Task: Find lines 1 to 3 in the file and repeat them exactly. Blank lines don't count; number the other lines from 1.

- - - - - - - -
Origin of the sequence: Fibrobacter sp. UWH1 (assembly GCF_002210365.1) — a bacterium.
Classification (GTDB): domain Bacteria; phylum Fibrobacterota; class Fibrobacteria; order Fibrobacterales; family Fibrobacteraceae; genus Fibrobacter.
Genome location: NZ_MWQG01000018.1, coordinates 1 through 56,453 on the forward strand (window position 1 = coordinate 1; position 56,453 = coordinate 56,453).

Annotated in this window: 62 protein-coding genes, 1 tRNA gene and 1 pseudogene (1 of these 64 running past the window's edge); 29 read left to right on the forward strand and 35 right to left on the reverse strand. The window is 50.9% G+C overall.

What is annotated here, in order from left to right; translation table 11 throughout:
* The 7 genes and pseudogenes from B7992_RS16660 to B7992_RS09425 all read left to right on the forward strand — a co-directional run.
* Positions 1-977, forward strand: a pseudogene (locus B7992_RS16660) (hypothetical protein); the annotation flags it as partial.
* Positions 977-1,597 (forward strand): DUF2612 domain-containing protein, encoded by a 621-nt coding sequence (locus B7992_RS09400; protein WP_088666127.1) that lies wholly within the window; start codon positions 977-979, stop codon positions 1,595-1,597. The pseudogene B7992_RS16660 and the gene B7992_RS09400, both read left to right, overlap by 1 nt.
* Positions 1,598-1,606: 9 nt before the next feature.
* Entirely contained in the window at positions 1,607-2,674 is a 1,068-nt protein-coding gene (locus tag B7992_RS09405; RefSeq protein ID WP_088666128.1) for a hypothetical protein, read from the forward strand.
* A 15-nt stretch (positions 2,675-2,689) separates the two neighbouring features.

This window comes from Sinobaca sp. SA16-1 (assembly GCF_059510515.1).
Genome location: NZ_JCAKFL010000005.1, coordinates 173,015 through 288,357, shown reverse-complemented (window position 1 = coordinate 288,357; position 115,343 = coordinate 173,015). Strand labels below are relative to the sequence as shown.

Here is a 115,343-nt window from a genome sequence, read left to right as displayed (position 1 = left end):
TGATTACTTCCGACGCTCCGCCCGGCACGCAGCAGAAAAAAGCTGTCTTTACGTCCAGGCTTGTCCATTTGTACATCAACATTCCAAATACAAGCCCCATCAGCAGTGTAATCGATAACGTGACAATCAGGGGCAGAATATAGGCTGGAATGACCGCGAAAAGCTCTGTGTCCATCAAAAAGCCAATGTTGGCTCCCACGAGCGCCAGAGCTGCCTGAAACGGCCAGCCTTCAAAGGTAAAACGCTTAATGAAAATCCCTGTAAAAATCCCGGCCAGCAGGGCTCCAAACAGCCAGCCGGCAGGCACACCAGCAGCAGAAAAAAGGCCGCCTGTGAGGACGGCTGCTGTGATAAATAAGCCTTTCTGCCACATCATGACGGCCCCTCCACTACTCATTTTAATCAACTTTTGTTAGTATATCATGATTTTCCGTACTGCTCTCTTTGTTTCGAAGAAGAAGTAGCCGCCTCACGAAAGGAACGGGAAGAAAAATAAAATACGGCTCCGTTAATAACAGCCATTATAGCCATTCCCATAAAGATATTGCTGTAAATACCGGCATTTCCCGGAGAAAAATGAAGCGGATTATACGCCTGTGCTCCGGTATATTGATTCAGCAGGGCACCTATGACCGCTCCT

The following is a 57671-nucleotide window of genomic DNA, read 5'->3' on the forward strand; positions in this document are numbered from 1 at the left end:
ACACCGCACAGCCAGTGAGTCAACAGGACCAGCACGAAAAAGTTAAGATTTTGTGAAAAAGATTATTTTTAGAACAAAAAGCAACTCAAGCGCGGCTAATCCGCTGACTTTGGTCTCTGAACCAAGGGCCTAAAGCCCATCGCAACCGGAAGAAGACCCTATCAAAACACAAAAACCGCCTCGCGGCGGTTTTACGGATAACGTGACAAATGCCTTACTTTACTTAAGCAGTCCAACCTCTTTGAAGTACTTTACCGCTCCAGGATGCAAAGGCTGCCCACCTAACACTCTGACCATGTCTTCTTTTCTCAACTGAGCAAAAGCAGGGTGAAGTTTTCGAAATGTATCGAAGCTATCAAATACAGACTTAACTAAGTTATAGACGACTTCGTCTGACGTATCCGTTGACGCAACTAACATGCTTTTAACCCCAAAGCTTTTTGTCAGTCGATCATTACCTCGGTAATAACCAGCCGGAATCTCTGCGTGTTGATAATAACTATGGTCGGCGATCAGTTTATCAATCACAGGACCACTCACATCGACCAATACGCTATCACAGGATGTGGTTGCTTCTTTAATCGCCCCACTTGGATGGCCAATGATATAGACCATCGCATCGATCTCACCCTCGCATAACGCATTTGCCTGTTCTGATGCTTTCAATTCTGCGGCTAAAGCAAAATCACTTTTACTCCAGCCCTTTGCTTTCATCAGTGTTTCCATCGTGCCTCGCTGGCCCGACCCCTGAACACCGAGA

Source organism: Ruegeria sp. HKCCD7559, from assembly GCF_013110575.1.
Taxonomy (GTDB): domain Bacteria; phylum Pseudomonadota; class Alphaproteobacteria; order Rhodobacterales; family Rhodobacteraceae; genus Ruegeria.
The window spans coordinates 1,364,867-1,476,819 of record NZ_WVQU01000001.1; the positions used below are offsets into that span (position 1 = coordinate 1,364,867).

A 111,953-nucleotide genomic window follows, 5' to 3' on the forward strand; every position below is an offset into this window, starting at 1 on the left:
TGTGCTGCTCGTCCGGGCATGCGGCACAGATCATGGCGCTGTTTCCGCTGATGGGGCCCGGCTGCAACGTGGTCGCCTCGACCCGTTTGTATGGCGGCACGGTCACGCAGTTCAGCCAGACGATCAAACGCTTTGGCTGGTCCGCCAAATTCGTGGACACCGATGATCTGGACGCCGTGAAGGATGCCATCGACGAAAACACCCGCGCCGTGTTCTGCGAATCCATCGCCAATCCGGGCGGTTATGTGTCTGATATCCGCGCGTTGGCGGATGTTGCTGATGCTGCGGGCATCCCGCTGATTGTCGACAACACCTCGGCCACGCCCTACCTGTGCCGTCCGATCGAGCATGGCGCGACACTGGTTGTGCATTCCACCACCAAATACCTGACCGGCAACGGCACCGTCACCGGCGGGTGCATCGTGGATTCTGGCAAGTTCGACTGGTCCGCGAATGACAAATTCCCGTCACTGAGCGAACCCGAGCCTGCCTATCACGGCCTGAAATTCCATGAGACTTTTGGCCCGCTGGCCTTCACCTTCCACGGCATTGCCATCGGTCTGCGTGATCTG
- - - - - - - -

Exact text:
Origin of the sequence: Fibrobacter sp. UWH1 (assembly GCF_002210365.1) — a bacterium.
Classification (GTDB): domain Bacteria; phylum Fibrobacterota; class Fibrobacteria; order Fibrobacterales; family Fibrobacteraceae; genus Fibrobacter.
Genome location: NZ_MWQG01000018.1, coordinates 1 through 56,453 on the forward strand (window position 1 = coordinate 1; position 56,453 = coordinate 56,453).